I continued my efforts to reach out to those dealing with cancer. Hoping to be that inspiration to others, “you can do this. Look at me.”
Then in April of 2008, reality hit me, in a huge way. I was dying. I just did not know it. My treatment history caught up to me with a “widow maker” scarring of my main artery to my heart creating a 90% blockage. It was not a question of “if”, but when. But clearly, could have happened anytime. I had symptoms for over four months, just did not realize what was going on.
And with that, I became one of “those” from that web site, dealing with the sever issues also. I was now “all in.”
Now I was going to experience the many frustrations of these other survivors as well. Where do you turn to for care? If doctors were not educated about us, how do we find out who can treat us? Or is it a crap shoot? At the time, there were only three or four known facilities, Memorial Sloan Kettering Cancer Center, Duke University, and Stanford University I know of for sure. But there was no way for me to get there.
Again, Linda chimed in. “Don’t let economics determine your care. If you have the insurance, find a way to get that care.” And I made my first appointment with Sloan Kettering. You can see my many experiences there on this blog, so I want to keep moving forward on this particular story.
This was a game changer for me, not just in my care, but also in the support that I offered to other patients, and now, survivors. Progress had been made in treating cancers, especially Hodgkin’s Lymphoma, but medicine was so far behind in caring for the long term survivors.
This ACOR list serve became a critical communication tool to teach and inform other survivors that there was help out there, if they were able to find it, and get to it.
But just like progress, one of the main problems in dealing with our late effects, was not in diagnosing the problems, but the care for them. Many of us would go in for corrective surgeries that were diagnosed, but would shockingly die following the procedures. We were able to get properly diagnosed, but the after care lacked because again, medicine was ill prepared to deal with our complicated bodies, especially when it came to immunity issues.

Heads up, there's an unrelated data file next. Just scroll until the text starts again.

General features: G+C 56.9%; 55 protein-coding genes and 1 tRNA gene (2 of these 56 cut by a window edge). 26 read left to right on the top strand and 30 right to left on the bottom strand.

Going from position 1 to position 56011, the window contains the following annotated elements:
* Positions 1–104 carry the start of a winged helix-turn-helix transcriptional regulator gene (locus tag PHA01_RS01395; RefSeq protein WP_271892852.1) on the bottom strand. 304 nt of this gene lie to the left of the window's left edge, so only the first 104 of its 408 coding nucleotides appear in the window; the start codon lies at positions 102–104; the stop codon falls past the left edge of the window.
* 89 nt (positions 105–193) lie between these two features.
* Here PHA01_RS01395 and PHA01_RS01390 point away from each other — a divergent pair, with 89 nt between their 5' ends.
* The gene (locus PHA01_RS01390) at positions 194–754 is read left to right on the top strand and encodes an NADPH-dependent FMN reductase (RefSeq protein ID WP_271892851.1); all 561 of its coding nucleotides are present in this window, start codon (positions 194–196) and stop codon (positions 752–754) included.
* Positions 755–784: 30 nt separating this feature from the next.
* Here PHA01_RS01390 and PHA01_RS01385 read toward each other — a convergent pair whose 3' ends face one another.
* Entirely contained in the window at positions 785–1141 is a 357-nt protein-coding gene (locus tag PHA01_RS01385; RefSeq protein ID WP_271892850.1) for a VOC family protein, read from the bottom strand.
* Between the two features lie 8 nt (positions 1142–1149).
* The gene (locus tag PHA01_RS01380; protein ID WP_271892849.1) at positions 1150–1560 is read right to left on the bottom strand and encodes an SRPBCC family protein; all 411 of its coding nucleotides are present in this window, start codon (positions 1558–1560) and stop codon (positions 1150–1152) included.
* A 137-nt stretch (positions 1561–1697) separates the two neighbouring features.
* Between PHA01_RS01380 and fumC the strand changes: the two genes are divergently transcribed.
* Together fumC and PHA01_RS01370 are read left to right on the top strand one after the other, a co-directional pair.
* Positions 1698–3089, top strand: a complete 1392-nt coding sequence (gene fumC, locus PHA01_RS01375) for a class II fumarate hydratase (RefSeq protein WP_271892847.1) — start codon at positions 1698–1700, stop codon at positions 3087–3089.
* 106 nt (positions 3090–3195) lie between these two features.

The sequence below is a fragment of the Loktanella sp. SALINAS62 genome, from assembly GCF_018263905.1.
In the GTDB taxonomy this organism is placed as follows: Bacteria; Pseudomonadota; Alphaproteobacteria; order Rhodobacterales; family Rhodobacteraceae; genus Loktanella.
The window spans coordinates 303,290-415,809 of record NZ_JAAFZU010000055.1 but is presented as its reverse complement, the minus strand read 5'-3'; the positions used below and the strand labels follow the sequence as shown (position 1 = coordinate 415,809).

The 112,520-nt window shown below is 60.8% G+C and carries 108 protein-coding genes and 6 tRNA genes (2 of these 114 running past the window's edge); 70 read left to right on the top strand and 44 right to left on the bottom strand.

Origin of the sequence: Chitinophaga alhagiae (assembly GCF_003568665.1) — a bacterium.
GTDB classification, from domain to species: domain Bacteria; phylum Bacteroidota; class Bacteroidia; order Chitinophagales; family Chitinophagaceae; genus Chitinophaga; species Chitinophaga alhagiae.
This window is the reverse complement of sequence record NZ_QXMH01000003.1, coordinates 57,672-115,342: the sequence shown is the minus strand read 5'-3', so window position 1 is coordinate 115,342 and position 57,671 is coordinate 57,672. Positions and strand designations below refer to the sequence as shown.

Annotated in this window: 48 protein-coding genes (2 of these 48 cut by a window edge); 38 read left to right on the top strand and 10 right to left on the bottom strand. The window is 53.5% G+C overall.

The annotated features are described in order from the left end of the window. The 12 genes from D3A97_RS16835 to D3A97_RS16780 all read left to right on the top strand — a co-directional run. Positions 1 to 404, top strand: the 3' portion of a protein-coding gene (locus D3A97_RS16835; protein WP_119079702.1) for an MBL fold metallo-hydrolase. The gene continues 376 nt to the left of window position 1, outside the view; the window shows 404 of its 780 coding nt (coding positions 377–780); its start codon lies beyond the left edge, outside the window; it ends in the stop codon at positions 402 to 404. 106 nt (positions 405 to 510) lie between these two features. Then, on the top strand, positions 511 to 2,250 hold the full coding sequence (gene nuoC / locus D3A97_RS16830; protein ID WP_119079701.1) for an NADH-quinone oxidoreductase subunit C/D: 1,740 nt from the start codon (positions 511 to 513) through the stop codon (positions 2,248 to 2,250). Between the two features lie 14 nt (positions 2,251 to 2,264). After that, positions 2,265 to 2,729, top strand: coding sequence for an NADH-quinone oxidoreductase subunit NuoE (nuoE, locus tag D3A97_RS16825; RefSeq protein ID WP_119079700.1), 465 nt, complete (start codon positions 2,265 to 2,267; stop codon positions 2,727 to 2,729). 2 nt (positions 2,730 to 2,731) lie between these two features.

In the late 1990’s and early 2000’s, I said good bye to so many long term survivors, not because of procedures to correct a late developing side effect, but rather complications. Linda was one of those that passed from complications of what otherwise should have been routine for a “normal and healthy” person.
Progress is being made. There are more survivorship medical clinics, now all across the United States. And medicine is slowly catching up. But us survivors know that we still have to rely on each other, communicate our experiences to each other, so that when we are faced with an emergency pertaining to our complicated health, so that we can “teach” our doctors what needs to be done.
And that is having an impact. I have noticed on various forums that I participate in, that although there may be complications, survivors are not only getting through their corrective surgeries, but surviving events and issues related to that.
Which leaves one more thing… awareness. Of the various forums that I belong to, it is not an understatement, that it is likely, out of over a 1/2 million long term survivors of Hodgkin’s lymphoma, less than five thousand know what is happening to their bodies, leaving their doctors frustrated, scratching their heads, trying to match up symptoms to a patient with a particular age or health history, that just do not make sense.
Up until eleven years ago, I thought I just felt like shit. I did not see anyone who could tell me different. It is a different story today. So now, while we have people finally getting treated for their late effects, and the necessary precautions now being taken, there are still too many that need to be seen, and just have no idea.
There is life after cancer. And it can be a great life. We just still need to take care.